Crypto miners seek financial lifeline with intense battle for bitcoins


Cryptocurrency miners are turning their machines back on as the rising bitcoin price offers a vital lifeline for their cash-strapped businesses.

The token’s value has come out of the doldrums to skyrocket by more than a quarter this year against the dollar, giving owners of huge mining server warehouses an incentive to speed up their use in the battle for more bitcoins.

The average hashrate, or computing power directed at bitcoin mining, rose to a record 280 exhash, or quintillion, operations per second on Jan. 20, according to data from the Hashrate Index, a mining information service.

The rebound in activity is a sign that the battered sector it may be coming back to life after being hit by soaring energy costs and falling cryptocurrency prices. The level of activity has more than doubled from a low point in July, when the crypto market was hit by a credit crunch.

Miners compete against each other to solve cryptographic puzzles that validate batches of transactions and create new blocks on the blockchain, a book of transactions. That makes them the guarantors that bitcoin transactions are trustworthy in a system that bypasses third parties such as banks and exchanges. The winner is rewarded with new coins.

Many are sitting on vast amounts of mining equipment and capacity, purchased with cheap money in 2021 and early 2022 in anticipation of profiting from rising coin prices. But bitcoin prices fell 65 percent last year and energy prices soared, forcing many companies to shut down servers to save money. Others, like Core Scientific, couldn’t take the pressure and declared bankrupt.

“Sentiment among miners is better than it has been in a long time,” said Jaran Mellerud, an analyst at Hashrate Index. “For many players threatened with bankruptcy, the sudden increase in the price of bitcoin is a lifeline.”

The rally has bolstered investor optimism in publicly traded companies such as Marathon Digital Holdings, which is up 155% this year, and Hut 8, which is up 134%.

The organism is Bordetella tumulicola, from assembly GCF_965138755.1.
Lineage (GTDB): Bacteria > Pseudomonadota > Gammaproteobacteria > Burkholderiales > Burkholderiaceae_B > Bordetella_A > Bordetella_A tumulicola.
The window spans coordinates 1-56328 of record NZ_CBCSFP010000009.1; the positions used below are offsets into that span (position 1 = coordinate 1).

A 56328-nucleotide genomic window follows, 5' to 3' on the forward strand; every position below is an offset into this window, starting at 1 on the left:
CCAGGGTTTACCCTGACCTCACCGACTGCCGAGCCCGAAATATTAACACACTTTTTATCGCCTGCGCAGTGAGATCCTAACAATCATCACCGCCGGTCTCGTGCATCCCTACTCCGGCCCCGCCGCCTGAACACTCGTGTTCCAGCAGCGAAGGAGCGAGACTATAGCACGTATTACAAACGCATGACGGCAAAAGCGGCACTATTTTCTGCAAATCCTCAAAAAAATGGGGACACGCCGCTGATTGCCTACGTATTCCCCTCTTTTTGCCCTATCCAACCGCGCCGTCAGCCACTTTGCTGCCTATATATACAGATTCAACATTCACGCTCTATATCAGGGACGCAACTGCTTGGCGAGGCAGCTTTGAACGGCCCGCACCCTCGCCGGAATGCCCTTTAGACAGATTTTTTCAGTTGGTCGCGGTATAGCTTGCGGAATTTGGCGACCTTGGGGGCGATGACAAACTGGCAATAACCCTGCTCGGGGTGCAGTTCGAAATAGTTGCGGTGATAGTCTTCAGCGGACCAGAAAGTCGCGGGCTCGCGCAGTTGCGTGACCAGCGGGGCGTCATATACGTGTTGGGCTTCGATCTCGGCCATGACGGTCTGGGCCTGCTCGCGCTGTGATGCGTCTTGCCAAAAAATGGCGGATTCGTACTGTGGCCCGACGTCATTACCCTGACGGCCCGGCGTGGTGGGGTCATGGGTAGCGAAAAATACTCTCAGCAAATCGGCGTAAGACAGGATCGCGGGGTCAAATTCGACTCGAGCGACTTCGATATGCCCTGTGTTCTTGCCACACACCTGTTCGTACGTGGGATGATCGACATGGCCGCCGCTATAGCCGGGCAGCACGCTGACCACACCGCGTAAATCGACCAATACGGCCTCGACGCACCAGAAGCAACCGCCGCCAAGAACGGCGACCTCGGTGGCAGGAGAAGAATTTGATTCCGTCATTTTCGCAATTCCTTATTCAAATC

But the miners still face a long way back from the brink. Powering up your servers is expensive. An algorithm adjusts the “difficulty level” of bitcoin mining as new computers enter or leave the network, to ensure that the token is mined at its regular interval of approximately every 10 minutes.

The influx of miners has raised that level. It now takes miners a record 37 trillion hashes, or guesses, before verifying a block, according to BTC.com, so losers expend increasing amounts of energy for nothing.

They also face pressure from politicians around the world, who see miners’ computers consuming vast amounts of energy, depleting local resources, or damaging the environment. Others view the earnings they earn as a taxable asset.

The Canadian provinces of British Columbia and Manitoba have banned new connections to their networks for 18 months, while Hydro-Québec, Quebec’s public service provider, has submitted an application to reallocate 270 megawatts of power that it had set aside for the mining industry.

In December, the lower house of Kazakhstan, home to the world’s third-largest mining activity, approved a bill that would impose a corporate tax on miners and reduce their energy use.

Paraguay, which has an abundance of cheap hydroelectric power, has rejected legislation that would have capped fees imposed on miners at 15 percent.

“Miners are getting very selective about where they build their infrastructure,” said Joe Burnett, an analyst at mining advisory firm Blockware Solutions. “A few years ago people were really focused on cheap energy, but now it has become much more critical to see which political jurisdiction is most favorable and will not shut down our operations.”

The miners say they have become an unfair target. The Bitcoin Mining Council, an industry group, estimated in July that just under 60 percent of global mining energy use was sustainable, though the Cambridge Center for Alternative Finance puts the figure at around 37 percent.

“A bogus environmental argument is being made against the mining industry,” said Samir Tabar, chief strategist at Bit Digital, a mining company with operations in New York, Texas, Nebraska and Georgia. “It seems that no matter what bitcoin miners do, even if we use 100 percent renewable energy, nothing is right.”

Ercot, the organization that runs the Texas power grid, will launch a voluntary reduction program for large power consumers like bitcoin miners to reduce their power use during periods of high demand, until it develops a permanent regime to deal with it. to scarcity.

But that critical point can provide an unexpected opportunity. Miners with power purchase agreements, which lock in the price they pay for power, can sell power to the grid. Riot and Hive Blockchain earned $4.9 million and $3.1 million respectively in December.

“Reduction is the future of mining,” Burnett said. “If it doesn’t make financial sense for mine, you might as well sell [energy] return to someone.”

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